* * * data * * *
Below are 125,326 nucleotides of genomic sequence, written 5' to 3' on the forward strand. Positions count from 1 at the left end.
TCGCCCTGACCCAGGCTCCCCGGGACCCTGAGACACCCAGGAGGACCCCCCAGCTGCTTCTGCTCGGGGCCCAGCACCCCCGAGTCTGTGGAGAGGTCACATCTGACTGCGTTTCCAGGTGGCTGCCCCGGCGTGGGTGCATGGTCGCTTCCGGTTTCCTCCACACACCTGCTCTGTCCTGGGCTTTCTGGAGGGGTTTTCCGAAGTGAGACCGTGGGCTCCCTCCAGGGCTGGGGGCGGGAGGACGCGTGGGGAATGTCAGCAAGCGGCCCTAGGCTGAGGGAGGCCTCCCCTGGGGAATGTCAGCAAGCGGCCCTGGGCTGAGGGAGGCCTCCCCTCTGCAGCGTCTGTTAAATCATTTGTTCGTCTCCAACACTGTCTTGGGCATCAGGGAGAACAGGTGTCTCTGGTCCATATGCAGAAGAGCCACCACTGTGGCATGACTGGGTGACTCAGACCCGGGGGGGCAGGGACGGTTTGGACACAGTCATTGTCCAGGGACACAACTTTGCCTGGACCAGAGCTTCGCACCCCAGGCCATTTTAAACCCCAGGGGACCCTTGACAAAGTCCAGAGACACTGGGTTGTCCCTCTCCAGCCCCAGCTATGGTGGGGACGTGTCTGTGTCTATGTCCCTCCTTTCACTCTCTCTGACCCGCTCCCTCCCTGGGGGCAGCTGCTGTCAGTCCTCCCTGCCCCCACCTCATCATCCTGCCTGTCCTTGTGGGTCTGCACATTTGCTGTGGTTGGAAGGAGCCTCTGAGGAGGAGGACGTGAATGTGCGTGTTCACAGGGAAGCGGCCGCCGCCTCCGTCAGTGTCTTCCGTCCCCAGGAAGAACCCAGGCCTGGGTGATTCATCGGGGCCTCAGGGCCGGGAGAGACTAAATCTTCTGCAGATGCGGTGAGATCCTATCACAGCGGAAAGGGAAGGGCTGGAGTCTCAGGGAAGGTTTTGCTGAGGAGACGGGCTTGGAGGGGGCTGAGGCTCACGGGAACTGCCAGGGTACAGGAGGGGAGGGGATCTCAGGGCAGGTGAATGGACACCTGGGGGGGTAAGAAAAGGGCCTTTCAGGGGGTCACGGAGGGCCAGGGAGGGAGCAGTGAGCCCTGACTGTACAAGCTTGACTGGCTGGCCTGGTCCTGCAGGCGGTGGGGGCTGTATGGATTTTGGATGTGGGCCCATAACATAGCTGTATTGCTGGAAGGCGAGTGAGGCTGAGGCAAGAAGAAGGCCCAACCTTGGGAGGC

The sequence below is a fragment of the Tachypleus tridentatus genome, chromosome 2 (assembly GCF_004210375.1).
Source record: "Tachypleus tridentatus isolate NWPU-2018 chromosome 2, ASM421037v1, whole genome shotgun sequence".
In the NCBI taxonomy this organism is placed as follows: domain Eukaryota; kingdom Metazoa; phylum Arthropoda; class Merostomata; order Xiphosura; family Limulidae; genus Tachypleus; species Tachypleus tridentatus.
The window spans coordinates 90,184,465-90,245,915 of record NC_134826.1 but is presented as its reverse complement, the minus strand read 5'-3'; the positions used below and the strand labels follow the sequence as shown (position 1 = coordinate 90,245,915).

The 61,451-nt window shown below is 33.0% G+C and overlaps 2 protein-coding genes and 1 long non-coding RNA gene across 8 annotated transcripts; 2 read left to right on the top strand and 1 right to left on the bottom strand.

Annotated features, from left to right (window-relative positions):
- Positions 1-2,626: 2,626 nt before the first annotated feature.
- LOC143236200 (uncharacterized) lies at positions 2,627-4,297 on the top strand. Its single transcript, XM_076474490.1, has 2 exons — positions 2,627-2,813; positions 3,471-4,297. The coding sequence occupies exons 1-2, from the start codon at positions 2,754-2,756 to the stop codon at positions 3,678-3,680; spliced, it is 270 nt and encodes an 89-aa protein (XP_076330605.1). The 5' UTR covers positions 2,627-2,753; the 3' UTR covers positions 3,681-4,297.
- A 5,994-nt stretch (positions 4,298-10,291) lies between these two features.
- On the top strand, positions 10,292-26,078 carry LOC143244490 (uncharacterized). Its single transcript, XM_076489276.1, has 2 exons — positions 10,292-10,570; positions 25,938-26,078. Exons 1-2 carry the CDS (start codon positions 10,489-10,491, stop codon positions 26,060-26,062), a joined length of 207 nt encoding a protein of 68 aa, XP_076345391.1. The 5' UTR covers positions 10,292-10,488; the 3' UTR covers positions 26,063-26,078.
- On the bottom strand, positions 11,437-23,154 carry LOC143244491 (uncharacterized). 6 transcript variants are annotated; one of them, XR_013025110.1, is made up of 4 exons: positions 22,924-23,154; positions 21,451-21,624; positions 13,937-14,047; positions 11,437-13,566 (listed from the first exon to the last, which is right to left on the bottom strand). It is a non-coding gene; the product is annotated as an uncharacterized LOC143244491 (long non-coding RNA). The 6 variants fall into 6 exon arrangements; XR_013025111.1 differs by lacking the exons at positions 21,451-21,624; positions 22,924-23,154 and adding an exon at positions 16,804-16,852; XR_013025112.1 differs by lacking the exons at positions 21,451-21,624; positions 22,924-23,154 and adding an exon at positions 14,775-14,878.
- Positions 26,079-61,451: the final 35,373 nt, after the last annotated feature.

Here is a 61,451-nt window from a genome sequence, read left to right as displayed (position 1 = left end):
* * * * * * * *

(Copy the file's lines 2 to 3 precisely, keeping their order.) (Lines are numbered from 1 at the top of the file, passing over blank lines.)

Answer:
TCGCCCTGACCCAGGCTCCCCGGGACCCTGAGACACCCAGGAGGACCCCCCAGCTGCTTCTGCTCGGGGCCCAGCACCCCCGAGTCTGTGGAGAGGTCACATCTGACTGCGTTTCCAGGTGGCTGCCCCGGCGTGGGTGCATGGTCGCTTCCGGTTTCCTCCACACACCTGCTCTGTCCTGGGCTTTCTGGAGGGGTTTTCCGAAGTGAGACCGTGGGCTCCCTCCAGGGCTGGGGGCGGGAGGACGCGTGGGGAATGTCAGCAAGCGGCCCTAGGCTGAGGGAGGCCTCCCCTGGGGAATGTCAGCAAGCGGCCCTGGGCTGAGGGAGGCCTCCCCTCTGCAGCGTCTGTTAAATCATTTGTTCGTCTCCAACACTGTCTTGGGCATCAGGGAGAACAGGTGTCTCTGGTCCATATGCAGAAGAGCCACCACTGTGGCATGACTGGGTGACTCAGACCCGGGGGGGCAGGGACGGTTTGGACACAGTCATTGTCCAGGGACACAACTTTGCCTGGACCAGAGCTTCGCACCCCAGGCCATTTTAAACCCCAGGGGACCCTTGACAAAGTCCAGAGACACTGGGTTGTCCCTCTCCAGCCCCAGCTATGGTGGGGACGTGTCTGTGTCTATGTCCCTCCTTTCACTCTCTCTGACCCGCTCCCTCCCTGGGGGCAGCTGCTGTCAGTCCTCCCTGCCCCCACCTCATCATCCTGCCTGTCCTTGTGGGTCTGCACATTTGCTGTGGTTGGAAGGAGCCTCTGAGGAGGAGGACGTGAATGTGCGTGTTCACAGGGAAGCGGCCGCCGCCTCCGTCAGTGTCTTCCGTCCCCAGGAAGAACCCAGGCCTGGGTGATTCATCGGGGCCTCAGGGCCGGGAGAGACTAAATCTTCTGCAGATGCGGTGAGATCCTATCACAGCGGAAAGGGAAGGGCTGGAGTCTCAGGGAAGGTTTTGCTGAGGAGACGGGCTTGGAGGGGGCTGAGGCTCACGGGAACTGCCAGGGTACAGGAGGGGAGGGGATCTCAGGGCAGGTGAATGGACACCTGGGGGGGTAAGAAAAGGGCCTTTCAGGGGGTCACGGAGGGCCAGGGAGGGAGCAGTGAGCCCTGACTGTACAAGCTTGACTGGCTGGCCTGGTCCTGCAGGCGGTGGGGGCTGTATGGATTTTGGATGTGGGCCCATAACATAGCTGTATTGCTGGAAGGCGAGTGAGGCTGAGGCAAGAAGAAGGCCCAACCTTGGGAGGC

The sequence below is a fragment of the Tachypleus tridentatus genome, chromosome 2 (assembly GCF_004210375.1).